$32K overdue payment is en route to food bank
A $32,000 overdue payment from a federal program will help ease some of the hardship at the Westmoreland County Food Bank this fall.
The state Department of Agriculture, which distributes federal funding for the Emergency Food Assistance Program, approved a $32,000 payment for the food bank in mid-October, said Joe Quattrocchi, director of the bureau of food distribution for the state. The money is part of nearly $100,000 that food bank officials said was due to the nonprofit group for distributing food bought by the program between January and September of this year.
Marlene Kozak, CEO of the food bank, said she was delighted when she got word last week that the money was on it's way.
“That's wonderful – we can use everything that we can get,”Kozak said. “We have needed the cash flow.”
Quattrocchi said that a paperwork snafu held up payments to food banks across the state.
“We see it all the time,” Quattrocchi said. “(The forms submitted by food banks) come in late or are not correct; sometimes there's a problem between the county and the agency. We've got all the numbers reconciled now.”
Kozak said food bank records show that the it is owed about $44,000 dating back to 2010. However, Quattrocchi said, all payments have been made to the food bank.
Money has been tight at the food bank, which serves about 7,200 families each month. Earlier this year, officials used half of the food bank's reserve funds to repair a leaky roof, replace its freezer and upgrade the heating and fan system in the warehouse. The agency is required to have $1 million in its accounts — currently, it has less than $500,000, Kozak said.
This fall, officials cut back on some of the perishable items distributed to clients by putting half the typical amount of pasta and spaghetti sauce in the monthly food boxes. The amount of state money the agency receives to buy food with has been cut by $142,000 during the past three years, and a grant the group typically receives from the United Way hasn't been released yet.
“Every possible state and federal program is just being decimated,” Kozak said. “We're just hoping we can make (the cuts) up through a really successful fundraising season.”
Recouping the overdue federal funding is only part of the fiscal puzzle, Kozak said. While receiving late money is better than receiving no money, it makes budgeting very difficult, she said. The time near Thanksgiving and Christmas are the agency's busiest, both for fundraising and distribution. Not knowing when money is going to come in makes that time even more trying.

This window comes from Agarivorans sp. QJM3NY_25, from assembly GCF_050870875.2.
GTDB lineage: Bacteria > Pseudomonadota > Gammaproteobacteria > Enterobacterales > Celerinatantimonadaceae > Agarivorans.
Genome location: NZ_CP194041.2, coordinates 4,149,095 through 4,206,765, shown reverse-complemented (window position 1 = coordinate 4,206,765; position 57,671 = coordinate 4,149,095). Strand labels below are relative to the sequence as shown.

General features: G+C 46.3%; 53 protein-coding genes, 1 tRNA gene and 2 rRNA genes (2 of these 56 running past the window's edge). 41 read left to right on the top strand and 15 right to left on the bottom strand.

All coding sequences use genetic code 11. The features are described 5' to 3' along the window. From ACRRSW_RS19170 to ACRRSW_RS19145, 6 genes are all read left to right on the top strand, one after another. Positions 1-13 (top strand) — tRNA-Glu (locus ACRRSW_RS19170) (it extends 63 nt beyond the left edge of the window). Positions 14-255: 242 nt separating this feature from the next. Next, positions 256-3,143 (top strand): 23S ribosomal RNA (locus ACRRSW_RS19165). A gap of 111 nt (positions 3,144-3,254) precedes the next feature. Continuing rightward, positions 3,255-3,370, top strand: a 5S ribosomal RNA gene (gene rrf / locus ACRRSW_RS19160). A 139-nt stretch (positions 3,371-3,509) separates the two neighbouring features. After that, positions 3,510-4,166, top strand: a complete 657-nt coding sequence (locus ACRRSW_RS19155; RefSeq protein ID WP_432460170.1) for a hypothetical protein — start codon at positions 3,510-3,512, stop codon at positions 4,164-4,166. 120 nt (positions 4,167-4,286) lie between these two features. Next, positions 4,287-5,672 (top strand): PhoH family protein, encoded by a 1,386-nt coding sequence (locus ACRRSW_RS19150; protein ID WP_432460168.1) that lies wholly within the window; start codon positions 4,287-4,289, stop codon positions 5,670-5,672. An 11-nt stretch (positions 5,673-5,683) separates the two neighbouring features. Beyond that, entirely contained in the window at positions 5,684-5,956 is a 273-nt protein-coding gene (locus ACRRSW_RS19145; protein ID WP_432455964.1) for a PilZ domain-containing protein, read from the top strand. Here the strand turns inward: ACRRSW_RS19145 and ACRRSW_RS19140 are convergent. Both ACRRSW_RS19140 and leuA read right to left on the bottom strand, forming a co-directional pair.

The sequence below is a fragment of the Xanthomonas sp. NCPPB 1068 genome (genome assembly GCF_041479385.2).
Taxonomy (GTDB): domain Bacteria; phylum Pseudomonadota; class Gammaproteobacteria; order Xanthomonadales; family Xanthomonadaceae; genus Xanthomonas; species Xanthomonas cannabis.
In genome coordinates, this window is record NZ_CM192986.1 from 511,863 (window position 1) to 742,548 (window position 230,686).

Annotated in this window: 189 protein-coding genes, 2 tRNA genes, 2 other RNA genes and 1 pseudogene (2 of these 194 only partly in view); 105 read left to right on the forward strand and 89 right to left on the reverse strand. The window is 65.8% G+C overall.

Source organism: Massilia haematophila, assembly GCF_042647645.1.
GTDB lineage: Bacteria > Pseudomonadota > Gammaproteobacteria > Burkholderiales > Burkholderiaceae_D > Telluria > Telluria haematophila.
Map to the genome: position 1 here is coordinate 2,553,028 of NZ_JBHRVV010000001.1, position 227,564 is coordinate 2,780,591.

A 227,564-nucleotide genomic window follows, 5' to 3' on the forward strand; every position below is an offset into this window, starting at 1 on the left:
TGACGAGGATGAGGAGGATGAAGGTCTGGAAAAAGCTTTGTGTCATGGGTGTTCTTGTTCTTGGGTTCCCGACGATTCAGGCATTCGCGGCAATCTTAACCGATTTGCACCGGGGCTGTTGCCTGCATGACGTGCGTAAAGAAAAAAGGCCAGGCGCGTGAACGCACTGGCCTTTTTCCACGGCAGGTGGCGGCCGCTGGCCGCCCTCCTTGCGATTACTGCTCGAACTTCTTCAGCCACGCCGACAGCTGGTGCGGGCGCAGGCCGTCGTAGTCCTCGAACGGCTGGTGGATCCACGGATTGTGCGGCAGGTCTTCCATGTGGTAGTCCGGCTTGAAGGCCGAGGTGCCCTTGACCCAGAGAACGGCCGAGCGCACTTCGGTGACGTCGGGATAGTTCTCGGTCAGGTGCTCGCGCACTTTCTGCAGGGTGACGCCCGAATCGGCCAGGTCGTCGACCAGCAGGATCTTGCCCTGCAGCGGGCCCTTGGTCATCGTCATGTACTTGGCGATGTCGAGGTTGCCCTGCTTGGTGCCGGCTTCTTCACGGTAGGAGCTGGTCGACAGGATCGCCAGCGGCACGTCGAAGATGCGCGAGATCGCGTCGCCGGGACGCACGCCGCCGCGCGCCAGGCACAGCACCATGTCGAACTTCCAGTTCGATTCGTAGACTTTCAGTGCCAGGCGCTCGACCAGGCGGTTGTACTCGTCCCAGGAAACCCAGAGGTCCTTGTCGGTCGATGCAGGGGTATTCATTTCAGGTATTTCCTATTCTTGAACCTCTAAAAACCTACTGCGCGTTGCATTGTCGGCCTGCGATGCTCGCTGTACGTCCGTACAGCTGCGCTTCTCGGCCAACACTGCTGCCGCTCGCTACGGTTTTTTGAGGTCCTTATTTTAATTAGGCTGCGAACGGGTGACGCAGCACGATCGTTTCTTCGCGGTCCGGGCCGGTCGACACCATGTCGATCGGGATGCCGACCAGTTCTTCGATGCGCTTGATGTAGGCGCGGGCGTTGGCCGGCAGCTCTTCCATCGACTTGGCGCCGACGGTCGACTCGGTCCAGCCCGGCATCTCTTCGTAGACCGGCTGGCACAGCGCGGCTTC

“It's difficult to try and manage our fundraising when we just don't know what's going on,” Kozak said. “It's now November, and we're just waiting, waiting and waiting.”
Daveen Rae Kurutz is a staff writer for Trib Total Media. She can be reached at 412-856-7400, ext. 8627, or firstname.lastname@example.org.
Show commenting policy
TribLive commenting policy
You are solely responsible for your comments and by using TribLive.com you agree to our Terms of Service.
We moderate comments. Our goal is to provide substantive commentary for a general readership. By screening submissions, we provide a space where readers can share intelligent and informed commentary that enhances the quality of our news and information.
While most comments will be posted if they are on-topic and not abusive, moderating decisions are subjective. We will make them as carefully and consistently as we can. Because of the volume of reader comments, we cannot review individual moderation decisions with readers.
We value thoughtful comments representing a range of views that make their point quickly and politely. We make an effort to protect discussions from repeated comments either by the same reader or different readers.
We follow the same standards for taste as the daily newspaper. A few things we won't tolerate: personal attacks, obscenity, vulgarity, profanity (including expletives and letters followed by dashes), commercial promotion, impersonations, incoherence, proselytizing and SHOUTING. Don't include URLs to Web sites.
We do not edit comments. They are either approved or deleted. We reserve the right to edit a comment that is quoted or excerpted in an article. In this case, we may fix spelling and punctuation.
We welcome strong opinions and criticism of our work, but we don't want comments to become bogged down with discussions of our policies and we will moderate accordingly.
We appreciate it when readers and people quoted in articles or blog posts point out errors of fact or emphasis and will investigate all assertions. But these suggestions should be sent via e-mail. To avoid distracting other readers, we won't publish comments that suggest a correction. Instead, corrections will be made in a blog post or in an article.
- Ebola watch lists to shrink
- Opposing defenses find success against Steelers by eschewing blitz
- West Virginia University warns students over riots
- Loophole rewards expelled Nazi suspects with Social Security benefits
- Steelers looking for Spence to step up game at inside linebacker
- Freeport falls prey to Montour firepower
- Shale oil, gas finds put Mon Valley on path to renaissance, leaders say
- Large-scale batteries are integral in shift to renewable energy
- Penguins forward Downie becoming a hit with teammates
- Legal titans prepared to tussle in Ferrante cyanide homicide trial
- Scottdale appoints borough solicitor